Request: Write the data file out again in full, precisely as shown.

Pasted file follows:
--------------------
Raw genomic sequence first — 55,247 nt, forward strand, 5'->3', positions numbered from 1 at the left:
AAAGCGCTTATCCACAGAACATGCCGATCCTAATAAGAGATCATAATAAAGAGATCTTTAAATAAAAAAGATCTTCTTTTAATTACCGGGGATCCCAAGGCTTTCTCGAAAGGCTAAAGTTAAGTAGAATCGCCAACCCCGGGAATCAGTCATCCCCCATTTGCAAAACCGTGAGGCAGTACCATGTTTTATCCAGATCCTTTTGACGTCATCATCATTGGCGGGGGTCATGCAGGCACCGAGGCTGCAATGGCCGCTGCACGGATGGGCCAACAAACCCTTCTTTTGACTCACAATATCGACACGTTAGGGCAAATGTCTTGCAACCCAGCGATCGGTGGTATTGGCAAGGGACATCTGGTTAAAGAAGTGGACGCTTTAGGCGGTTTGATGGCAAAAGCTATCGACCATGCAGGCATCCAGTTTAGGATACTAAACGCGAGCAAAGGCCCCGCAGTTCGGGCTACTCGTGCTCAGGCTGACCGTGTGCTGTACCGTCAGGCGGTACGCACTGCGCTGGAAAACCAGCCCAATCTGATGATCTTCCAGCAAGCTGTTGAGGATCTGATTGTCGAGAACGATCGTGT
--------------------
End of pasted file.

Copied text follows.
Raw genomic sequence first — 55,247 nt, forward strand, 5'->3', positions numbered from 1 at the left:
AAAGCGCTTATCCACAGAACATGCCGATCCTAATAAGAGATCATAATAAAGAGATCTTTAAATAAAAAAGATCTTCTTTTAATTACCGGGGATCCCAAGGCTTTCTCGAAAGGCTAAAGTTAAGTAGAATCGCCAACCCCGGGAATCAGTCATCCCCCATTTGCAAAACCGTGAGGCAGTACCATGTTTTATCCAGATCCTTTTGACGTCATCATCATTGGCGGGGGTCATGCAGGCACCGAGGCTGCAATGGCCGCTGCACGGATGGGCCAACAAACCCTTCTTTTGACTCACAATATCGACACGTTAGGGCAAATGTCTTGCAACCCAGCGATCGGTGGTATTGGCAAGGGACATCTGGTTAAAGAAGTGGACGCTTTAGGCGGTTTGATGGCAAAAGCTATCGACCATGCAGGCATCCAGTTTAGGATACTAAACGCGAGCAAAGGCCCCGCAGTTCGGGCTACTCGTGCTCAGGCTGACCGTGTGCTGTACCGTCAGGCGGTACGCACTGCGCTGGAAAACCAGCCCAATCTGATGATCTTCCAGCAAGCTGTTGAGGATCTGATTGTCGAGAACGATCGTGT